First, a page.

The following manuscript grew out of research motivated by a desire to understand dental occlusion. Dental school had taught me guidelines for treating bites, but the rationales provided to justify those guidelines just didn't make sense. Research on bites had been mostly concerned with tracking variables that seem unrelated to patient's overall health or even dental health. My dental education had made me a good tooth mechanic, but it had not taught me anything about how the teeth work together with the rest of the body. I felt like dentistry had failed to see the forest through the trees.
Then after working in a refugee camp, I went to live with some of the relatively primitive hilltribes in the North of Thailand, and I made an interesting discovery. Having recently graduated dental school, I still watched closely the movement of people's jaws when they talked and chewed. The hilltribe people had worn their teeth down significantly. From everything I had learned, they should have pathological masticatory systems. However I noticed their chewing was strong and efficient, and their faces were very symmetrical. Examination of their masticatory systems showed no sign of the clicking and other pathologies which were common in my patients back in the US. The difference was not just a lack of stress in these hilltribes. There were some people who lived under great stress for various reasons, and they exhibited the same healthy harmonious masticatory systems. That discovery led me to undertake some years of anthropological research in an effort to get to the bottom of this mystery. I spent a lot of time in museums and with my face buried in the American Journal of Physical Anthropology where a great deal of good research had already been done.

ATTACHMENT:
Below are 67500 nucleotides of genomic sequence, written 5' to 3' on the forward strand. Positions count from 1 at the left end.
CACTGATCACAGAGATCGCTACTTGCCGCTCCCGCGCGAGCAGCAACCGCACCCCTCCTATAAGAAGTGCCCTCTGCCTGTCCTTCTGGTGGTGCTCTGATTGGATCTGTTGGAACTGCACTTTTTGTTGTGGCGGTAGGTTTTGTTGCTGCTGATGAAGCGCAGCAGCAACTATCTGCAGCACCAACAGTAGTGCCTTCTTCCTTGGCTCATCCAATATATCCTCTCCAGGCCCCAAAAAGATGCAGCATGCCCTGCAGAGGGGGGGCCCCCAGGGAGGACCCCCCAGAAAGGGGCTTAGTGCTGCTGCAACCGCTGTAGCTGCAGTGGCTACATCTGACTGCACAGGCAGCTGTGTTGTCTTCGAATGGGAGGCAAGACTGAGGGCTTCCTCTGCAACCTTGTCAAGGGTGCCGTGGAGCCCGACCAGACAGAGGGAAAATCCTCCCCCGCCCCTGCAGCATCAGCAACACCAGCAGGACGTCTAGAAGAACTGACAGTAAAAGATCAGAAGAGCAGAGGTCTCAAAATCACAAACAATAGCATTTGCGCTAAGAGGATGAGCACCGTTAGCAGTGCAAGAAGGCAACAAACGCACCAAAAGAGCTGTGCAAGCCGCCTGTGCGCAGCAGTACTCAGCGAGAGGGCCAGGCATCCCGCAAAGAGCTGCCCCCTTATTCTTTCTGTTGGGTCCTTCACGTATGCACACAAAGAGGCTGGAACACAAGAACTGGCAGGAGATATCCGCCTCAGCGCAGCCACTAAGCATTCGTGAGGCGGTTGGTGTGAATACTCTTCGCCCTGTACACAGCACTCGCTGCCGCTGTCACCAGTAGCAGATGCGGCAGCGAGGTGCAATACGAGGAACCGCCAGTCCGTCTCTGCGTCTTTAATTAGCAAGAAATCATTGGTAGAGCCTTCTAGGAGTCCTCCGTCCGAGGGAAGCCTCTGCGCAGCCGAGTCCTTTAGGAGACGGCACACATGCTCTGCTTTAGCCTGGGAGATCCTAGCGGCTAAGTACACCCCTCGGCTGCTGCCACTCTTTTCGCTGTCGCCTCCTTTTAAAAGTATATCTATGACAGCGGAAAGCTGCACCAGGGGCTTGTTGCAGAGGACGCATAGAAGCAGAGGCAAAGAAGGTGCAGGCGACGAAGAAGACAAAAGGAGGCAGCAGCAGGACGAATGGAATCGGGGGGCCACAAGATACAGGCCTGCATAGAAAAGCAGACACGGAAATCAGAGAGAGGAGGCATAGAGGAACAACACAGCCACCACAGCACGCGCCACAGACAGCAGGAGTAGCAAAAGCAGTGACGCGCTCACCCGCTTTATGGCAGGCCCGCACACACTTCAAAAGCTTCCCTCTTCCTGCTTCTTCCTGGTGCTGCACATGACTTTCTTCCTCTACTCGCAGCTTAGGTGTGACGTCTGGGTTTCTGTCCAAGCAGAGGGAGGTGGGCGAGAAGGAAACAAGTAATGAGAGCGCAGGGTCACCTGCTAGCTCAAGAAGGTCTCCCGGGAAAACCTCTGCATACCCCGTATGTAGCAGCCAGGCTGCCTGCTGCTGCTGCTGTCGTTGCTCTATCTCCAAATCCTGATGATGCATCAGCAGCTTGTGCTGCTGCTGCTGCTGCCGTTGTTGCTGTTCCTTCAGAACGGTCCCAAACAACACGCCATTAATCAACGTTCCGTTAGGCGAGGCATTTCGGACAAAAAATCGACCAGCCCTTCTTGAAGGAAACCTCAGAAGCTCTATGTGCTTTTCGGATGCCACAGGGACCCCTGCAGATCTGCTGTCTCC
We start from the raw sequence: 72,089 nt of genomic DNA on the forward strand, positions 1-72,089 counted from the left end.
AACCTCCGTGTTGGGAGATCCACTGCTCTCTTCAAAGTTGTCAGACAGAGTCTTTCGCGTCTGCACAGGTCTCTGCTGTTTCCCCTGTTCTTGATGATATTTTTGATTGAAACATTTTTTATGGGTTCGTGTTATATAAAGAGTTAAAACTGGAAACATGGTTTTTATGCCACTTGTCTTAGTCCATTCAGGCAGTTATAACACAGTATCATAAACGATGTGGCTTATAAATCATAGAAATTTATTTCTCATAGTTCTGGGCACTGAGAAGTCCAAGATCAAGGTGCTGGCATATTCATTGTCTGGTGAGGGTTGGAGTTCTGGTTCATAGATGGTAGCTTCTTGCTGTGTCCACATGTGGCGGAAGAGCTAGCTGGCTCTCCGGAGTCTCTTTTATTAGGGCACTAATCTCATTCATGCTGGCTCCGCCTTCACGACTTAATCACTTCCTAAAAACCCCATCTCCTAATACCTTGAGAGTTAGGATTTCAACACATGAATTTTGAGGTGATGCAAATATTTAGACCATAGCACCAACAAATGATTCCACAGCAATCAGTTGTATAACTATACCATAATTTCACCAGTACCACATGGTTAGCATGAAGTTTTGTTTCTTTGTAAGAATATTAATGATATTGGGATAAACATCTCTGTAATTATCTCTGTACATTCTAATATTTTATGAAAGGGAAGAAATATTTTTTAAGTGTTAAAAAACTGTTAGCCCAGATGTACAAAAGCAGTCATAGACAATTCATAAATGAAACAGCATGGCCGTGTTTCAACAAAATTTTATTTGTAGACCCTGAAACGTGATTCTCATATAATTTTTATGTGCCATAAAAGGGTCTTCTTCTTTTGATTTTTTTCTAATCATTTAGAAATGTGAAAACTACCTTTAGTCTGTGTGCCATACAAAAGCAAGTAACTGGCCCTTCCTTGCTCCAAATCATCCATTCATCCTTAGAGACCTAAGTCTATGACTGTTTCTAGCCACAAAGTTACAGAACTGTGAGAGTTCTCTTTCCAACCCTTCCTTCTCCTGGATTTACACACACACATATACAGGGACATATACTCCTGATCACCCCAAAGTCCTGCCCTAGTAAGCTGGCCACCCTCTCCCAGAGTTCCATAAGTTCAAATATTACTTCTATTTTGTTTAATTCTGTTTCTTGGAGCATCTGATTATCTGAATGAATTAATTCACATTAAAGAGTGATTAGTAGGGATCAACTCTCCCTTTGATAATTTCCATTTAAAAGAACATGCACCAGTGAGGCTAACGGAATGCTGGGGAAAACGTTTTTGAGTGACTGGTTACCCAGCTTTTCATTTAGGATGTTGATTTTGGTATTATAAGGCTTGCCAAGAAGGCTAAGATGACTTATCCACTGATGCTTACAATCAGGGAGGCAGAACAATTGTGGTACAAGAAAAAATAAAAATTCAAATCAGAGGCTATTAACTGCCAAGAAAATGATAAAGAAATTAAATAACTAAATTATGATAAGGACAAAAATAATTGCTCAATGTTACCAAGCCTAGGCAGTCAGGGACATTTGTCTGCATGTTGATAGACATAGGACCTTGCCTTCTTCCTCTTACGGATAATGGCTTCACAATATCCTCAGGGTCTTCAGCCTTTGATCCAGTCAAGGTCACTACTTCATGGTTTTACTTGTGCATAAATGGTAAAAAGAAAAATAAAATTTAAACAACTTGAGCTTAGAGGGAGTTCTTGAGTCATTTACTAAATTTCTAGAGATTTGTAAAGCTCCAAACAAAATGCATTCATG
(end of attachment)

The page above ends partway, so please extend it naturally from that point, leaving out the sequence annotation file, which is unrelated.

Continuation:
I realized that, to understand why TMJ disorders have become endemic in modern society, they must be seen in the context of the evolution of the human masticatory system. They arise all over the world within one generation whenever societies abandon their traditional life styles and adopt a diet of sweetened refined foods. Before the industrialization of food, there was no evidence of the types of TMJ disorders that are common in modern societies today. In the thousands of intact human skulls in museums as well as in the few tribes still living traditional life styles, we can see evidence of arthritic degeneration of the TMJs associated with injuries and extreme tooth wear, but we see no evidence of the dislocated disks, strained and unstable dental occlusions, or asymmetrical retrognathic backwardly rotating facial growth found in many modern TMJ disorder patients.